When I was a kid, I loved summer vacation! The days were longer; I could play outside, sleep in, and watch cartoons whenever I wanted too. I have very fond memories of my summer vacations.
Then, I began homeschooling. At first, we had summer vacation like everyone else, but once I began reading up on blogs, I saw that so many others continued with the “book” learning during the summer. I felt like we were the odd ones out. So, I tried setting aside one or two days a week for the kids to do “book” work. Half the time they did it, half the time they didn’t
Then, last year we started school a full 2 weeks before our typical time. This was for a variety of reasons, one of which being that I didn’t want a LONG summer break to cause them to forget all they were learning. That school year seemed long. Too long. Yes, we took breaks when we wanted to, but knowing we started in July and didn’t finish until May sounded like we were in school for way too long!
So, I have made the decision that we are NOT year round schoolers. We are NOT a family that will have the books open during summer. We are traditional schoolers in the sense that we will follow the typical school schedule of August to May. And, guess what? I am okay with that. Homeschooling allows me to have that flexibility and to pick our own schedule. The schedule that works for us just happens to be similar to one that the brick and mortar schools use too.
Does that mean that Summer Learning doesn’t happen? No! I believe that learning happens every day, and we tend to be more “unschoolers” during the summer. Here is what Summer Learning looks like at our home.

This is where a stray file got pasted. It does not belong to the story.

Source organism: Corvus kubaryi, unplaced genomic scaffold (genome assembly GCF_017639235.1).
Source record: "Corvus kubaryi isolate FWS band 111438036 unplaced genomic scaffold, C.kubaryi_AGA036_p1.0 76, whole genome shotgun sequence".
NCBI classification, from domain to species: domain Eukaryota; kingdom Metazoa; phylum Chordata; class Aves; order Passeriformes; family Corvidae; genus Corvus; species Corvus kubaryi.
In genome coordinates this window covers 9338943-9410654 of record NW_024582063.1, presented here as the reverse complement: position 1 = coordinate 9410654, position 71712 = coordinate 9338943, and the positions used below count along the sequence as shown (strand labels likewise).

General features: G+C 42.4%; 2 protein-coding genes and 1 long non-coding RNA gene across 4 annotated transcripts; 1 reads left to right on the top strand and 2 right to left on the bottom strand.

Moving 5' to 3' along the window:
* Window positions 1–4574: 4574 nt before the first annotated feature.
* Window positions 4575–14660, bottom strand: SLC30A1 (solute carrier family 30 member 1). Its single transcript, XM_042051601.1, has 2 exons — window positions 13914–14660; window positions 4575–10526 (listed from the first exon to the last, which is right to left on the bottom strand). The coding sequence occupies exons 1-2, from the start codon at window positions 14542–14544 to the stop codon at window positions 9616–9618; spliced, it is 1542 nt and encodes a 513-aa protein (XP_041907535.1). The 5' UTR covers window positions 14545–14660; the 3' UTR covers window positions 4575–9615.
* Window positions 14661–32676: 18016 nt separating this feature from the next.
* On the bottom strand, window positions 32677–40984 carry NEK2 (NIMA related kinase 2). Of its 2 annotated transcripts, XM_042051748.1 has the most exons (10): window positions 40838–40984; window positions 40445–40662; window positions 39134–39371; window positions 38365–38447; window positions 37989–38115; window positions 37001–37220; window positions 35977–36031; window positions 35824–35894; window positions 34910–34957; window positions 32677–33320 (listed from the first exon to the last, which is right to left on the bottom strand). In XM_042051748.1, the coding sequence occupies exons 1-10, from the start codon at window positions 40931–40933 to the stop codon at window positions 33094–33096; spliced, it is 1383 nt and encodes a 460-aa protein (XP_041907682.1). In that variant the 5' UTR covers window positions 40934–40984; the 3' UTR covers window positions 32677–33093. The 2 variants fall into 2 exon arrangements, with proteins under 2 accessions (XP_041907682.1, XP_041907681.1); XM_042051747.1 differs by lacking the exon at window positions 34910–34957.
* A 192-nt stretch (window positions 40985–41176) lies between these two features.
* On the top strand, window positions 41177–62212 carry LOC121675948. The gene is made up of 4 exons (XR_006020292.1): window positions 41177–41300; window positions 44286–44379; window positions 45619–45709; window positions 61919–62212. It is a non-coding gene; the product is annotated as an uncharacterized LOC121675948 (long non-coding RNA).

Cooking: My oldest loves helping me in the kitchen and we have more time to do this when our noses are not in the books!
4-H: My oldest is also completing her first year of 4-H. Our lessons have consisted of health, family and sewing. We have actually learned quite a bit! My middle is enjoying another year of cloverbuds, and will do projects with her group throughout the summer.
Summer Camps: Music camp, Bible School, Church Camp, Cloverbud Camp, all of these consist of fun, fellowship and learning!
Summer Reading: We participate in the libraries summer reading program each year. Plus, not being “in the books” means more time to read for pleasure!
Homeschool Gardening: Our homeschool group started a community garden with another local organization and will be working on it throughout the summer. The kids got to plant their own sunflower, herbs, radishes, and peas. They haven’t killed them yet-which is a huge plus!
Playing: Free time to swing, ride bikes, swim, play in the creek, fish, visit family, all of these are great learning experiences!
Short Trips: We visit the lake, go to amusement parks, hike, see local attractions (Serpent Mound is on our list to visit this summer, as is Amish country). Trips locally with our family give our kids a taste of our states History and geography while spending quality time together as a family.
If you homeschool I encourage you to find a summer routine that works for you! If it means hitting the books during the summer, go for it! If it means you want to take a summer off and be more traditional-that is okay too! Find what works for you-and go for it! Either way your children will still be learning.
What does Summer Learning look like in your home?